Where modern ethics makes its mistake is then to pretend that these various bits of value can be summed up into a world of raw good and evil, where "should" is used not just in a given context as in the above but as an overall requirement on our behavior. She points to Aristotle's ethics as not making this mistake. For Aristotle, different organisms have their "good," their "virtues," but no obligation arises from these. Yes, since you're a person, you should be smart and just and prudent and eat foods that are good for you and get enough rest. But given those facts about human constitution, are you then obliged to do and be those things? Is there a moral law that requires you to do them?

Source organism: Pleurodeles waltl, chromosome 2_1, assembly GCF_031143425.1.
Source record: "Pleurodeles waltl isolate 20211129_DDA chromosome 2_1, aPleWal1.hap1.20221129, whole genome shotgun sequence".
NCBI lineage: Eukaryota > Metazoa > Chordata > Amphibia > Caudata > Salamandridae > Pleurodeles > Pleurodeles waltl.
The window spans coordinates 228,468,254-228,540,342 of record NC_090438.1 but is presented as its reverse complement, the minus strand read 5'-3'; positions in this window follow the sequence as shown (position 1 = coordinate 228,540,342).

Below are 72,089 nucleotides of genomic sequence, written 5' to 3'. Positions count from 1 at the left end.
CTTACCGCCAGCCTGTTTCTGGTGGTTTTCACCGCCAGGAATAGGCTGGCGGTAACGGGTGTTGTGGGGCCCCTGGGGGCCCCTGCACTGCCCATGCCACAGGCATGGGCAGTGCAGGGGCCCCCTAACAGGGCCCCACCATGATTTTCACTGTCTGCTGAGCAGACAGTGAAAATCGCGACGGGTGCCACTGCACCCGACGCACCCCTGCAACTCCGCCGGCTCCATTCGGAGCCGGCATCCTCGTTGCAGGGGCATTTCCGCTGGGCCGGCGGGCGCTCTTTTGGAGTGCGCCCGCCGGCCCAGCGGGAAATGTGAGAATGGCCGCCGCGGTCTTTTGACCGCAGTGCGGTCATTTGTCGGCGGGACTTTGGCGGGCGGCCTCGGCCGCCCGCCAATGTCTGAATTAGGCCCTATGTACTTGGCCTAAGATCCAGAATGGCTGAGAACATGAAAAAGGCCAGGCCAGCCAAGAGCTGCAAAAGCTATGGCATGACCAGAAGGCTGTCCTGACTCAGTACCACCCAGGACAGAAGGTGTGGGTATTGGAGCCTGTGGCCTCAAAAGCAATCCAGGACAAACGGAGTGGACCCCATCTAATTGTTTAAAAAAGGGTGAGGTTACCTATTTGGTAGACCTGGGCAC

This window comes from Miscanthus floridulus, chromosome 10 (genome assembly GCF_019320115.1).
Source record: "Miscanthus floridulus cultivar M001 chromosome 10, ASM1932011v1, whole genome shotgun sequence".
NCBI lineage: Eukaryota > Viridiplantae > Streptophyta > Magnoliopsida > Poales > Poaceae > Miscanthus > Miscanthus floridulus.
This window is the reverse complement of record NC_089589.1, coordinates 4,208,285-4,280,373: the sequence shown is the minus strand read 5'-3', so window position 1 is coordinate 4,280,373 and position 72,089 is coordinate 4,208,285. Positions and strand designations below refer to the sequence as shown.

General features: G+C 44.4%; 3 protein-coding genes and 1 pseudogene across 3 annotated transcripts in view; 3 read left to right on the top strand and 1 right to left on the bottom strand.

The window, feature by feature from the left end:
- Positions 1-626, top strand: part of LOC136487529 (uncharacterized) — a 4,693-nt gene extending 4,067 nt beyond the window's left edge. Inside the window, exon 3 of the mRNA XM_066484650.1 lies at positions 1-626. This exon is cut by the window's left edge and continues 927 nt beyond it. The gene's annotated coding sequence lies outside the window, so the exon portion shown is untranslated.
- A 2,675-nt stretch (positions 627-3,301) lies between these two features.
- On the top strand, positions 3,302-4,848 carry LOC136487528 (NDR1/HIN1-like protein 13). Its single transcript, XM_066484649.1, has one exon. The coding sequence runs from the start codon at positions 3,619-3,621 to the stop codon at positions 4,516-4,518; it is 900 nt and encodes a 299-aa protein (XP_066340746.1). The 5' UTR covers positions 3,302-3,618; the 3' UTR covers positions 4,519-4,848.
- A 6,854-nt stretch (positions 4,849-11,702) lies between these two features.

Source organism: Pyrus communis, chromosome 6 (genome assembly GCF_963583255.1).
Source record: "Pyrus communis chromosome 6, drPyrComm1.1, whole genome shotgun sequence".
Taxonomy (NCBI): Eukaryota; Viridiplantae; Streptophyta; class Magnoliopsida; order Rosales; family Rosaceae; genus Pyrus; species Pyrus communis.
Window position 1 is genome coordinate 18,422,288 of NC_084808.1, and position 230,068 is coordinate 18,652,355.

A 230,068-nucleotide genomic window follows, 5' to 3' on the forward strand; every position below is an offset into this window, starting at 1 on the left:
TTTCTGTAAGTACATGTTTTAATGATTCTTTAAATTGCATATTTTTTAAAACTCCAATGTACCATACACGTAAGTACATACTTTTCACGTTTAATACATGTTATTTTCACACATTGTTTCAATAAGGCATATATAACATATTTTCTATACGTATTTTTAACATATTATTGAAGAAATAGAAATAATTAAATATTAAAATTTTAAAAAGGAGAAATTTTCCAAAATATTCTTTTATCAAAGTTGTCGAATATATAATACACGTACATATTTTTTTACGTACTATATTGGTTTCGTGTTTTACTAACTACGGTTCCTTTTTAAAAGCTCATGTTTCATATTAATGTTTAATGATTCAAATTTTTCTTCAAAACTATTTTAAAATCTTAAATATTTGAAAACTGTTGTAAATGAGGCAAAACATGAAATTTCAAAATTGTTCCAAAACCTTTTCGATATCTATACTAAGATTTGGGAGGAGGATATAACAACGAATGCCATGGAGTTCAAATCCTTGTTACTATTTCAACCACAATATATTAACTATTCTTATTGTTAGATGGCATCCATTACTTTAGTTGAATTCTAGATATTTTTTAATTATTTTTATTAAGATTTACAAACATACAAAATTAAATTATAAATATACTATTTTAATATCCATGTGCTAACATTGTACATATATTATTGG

Anscombe says that we only think in terms of moral laws and obligations because Christianity was dominant in our culture for so long.
It is as if the notion "criminal" were to remain when criminal law and criminal courts had been abolished and forgotten. A Hume discovering this situation might conclude that there was a special sentiment, expressed by "criminal," which alone gave the word its sense. So Hume discovered the situation which the notion "obligation" survived, and the notion "ought" was invested with that peculiar for having which it is said to be used in a "moral" sense, but in which the belief in divine law had long since been abandoned: for it was substantially given up among Protestants at the time of the Reformation. The situation, if I am right, was the interesting one of the survival of a concept outside the framework of thought that made it a really intelligible one.